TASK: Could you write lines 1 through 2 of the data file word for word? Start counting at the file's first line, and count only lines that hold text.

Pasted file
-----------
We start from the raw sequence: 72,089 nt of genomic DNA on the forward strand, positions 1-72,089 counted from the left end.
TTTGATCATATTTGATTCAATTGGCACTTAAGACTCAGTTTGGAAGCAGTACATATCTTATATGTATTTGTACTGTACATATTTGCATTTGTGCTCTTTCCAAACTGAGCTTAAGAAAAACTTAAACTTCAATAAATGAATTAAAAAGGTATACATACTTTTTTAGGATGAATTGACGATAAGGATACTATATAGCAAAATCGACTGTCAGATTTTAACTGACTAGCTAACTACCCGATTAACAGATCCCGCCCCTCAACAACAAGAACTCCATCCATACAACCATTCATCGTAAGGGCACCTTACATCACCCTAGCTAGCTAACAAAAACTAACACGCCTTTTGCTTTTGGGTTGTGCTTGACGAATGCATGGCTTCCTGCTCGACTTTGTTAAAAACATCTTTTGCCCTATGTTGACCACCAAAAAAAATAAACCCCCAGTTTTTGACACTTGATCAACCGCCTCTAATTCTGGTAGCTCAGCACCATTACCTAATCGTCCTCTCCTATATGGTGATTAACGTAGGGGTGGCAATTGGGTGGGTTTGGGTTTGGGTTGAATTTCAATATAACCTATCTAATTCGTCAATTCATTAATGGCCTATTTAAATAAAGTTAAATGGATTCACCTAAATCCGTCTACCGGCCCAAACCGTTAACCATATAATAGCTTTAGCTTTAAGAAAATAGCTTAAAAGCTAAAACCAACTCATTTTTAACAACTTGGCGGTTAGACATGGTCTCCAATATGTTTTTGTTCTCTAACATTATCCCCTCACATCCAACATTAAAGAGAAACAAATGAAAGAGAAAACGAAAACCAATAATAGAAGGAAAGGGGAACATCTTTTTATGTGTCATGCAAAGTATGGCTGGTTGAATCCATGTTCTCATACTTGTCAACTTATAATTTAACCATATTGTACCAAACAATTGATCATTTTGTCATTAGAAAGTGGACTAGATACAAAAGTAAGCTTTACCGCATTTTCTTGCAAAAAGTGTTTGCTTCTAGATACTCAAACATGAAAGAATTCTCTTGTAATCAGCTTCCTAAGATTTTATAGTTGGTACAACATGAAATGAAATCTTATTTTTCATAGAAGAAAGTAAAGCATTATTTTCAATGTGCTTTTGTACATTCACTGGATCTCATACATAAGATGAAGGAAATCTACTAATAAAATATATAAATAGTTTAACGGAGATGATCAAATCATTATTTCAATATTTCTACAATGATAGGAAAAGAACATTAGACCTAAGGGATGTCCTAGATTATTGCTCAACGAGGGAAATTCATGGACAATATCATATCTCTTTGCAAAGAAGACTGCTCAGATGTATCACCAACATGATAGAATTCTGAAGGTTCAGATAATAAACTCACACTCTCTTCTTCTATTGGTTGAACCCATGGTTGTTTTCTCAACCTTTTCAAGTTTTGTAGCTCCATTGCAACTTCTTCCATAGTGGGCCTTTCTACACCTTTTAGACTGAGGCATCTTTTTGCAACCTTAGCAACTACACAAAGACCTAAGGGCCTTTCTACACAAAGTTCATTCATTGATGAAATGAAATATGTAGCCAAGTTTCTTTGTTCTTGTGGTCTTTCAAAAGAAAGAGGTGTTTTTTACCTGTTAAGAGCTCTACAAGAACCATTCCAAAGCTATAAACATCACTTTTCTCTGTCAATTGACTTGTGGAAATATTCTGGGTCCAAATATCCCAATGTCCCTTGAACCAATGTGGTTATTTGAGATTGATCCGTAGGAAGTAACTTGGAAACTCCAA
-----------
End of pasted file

We start from the raw sequence: 72,089 nt of genomic DNA on the forward strand, positions 1-72,089 counted from the left end.
TTTGATCATATTTGATTCAATTGGCACTTAAGACTCAGTTTGGAAGCAGTACATATCTTATATGTATTTGTACTGTACATATTTGCATTTGTGCTCTTTCCAAACTGAGCTTAAGAAAAACTTAAACTTCAATAAATGAATTAAAAAGGTATACATACTTTTTTAGGATGAATTGACGATAAGGATACTATATAGCAAAATCGACTGTCAGATTTTAACTGACTAGCTAACTACCCGATTAACAGATCCCGCCCCTCAACAACAAGAACTCCATCCATACAACCATTCATCGTAAGGGCACCTTACATCACCCTAGCTAGCTAACAAAAACTAACACGCCTTTTGCTTTTGGGTTGTGCTTGACGAATGCATGGCTTCCTGCTCGACTTTGTTAAAAACATCTTTTGCCCTATGTTGACCACCAAAAAAAATAAACCCCCAGTTTTTGACACTTGATCAACCGCCTCTAATTCTGGTAGCTCAGCACCATTACCTAATCGTCCTCTCCTATATGGTGATTAACGTAGGGGTGGCAATTGGGTGGGTTTGGGTTTGGGTTGAATTTCAATATAACCTATCTAATTCGTCAATTCATTAATGGCCTATTTAAATAAAGTTAAATGGATTCACCTAAATCCGTCTACCGGCCCAAACCGTTAACCATATAATAGCTTTAGCTTTAAGAAAATAGCTTAAAAGCTAAAACCAACTCATTTTTAACAACTTGGCGGTTAGACATGGTCTCCAATATGTTTTTGTTCTCTAACATTATCCCCTCACATCCAACATTAAAGAGAAACAAATGAAAGAGAAAACGAAAACCAATAATAGAAGGAAAGGGGAACATCTTTTTATGTGTCATGCAAAGTATGGCTGGTTGAATCCATGTTCTCATACTTGTCAACTTATAATTTAACCATATTGTACCAAACAATTGATCATTTTGTCATTAGAAAGTGGACTAGATACAAAAGTAAGCTTTACCGCATTTTCTTGCAAAAAGTGTTTGCTTCTAGATACTCAAACATGAAAGAATTCTCTTGTAATCAGCTTCCTAAGATTTTATAGTTGGTACAACATGAAATGAAATCTTATTTTTCATAGAAGAAAGTAAAGCATTATTTTCAATGTGCTTTTGTACATTCACTGGATCTCATACATAAGATGAAGGAAATCTACTAATAAAATATATAAATAGTTTAACGGAGATGATCAAATCATTATTTCAATATTTCTACAATGATAGGAAAAGAACATTAGACCTAAGGGATGTCCTAGATTATTGCTCAACGAGGGAAATTCATGGACAATATCATATCTCTTTGCAAAGAAGACTGCTCAGATGTATCACCAACATGATAGAATTCTGAAGGTTCAGATAATAAACTCACACTCTCTTCTTCTATTGGTTGAACCCATGGTTGTTTTCTCAACCTTTTCAAGTTTTGTAGCTCCATTGCAACTTCTTCCATAGTGGGCCTTTCTACACCTTTTAGACTGAGGCATCTTTTTGCAACCTTAGCAACTACACAAAGACCTAAGGGCCTTTCTACACAAAGTTCATTCATTGATGAAATGAAATATGTAGCCAAGTTTCTTTGTTCTTGTGGTCTTTCAAAAGAAAGAGGTGTTTTTTACCTGTTAAGAGCTCTACAAGAACCATTCCAAAGCTATAAACATCACTTTTCTCTGTCAATTGACTTGTGGAAATATTCTGGGTCCAAATATCCCAATGTCCCTTGAACCAATGTGGTTATTTGAGATTGATCCGTAGGAAGTAACTTGGAAACTCCAA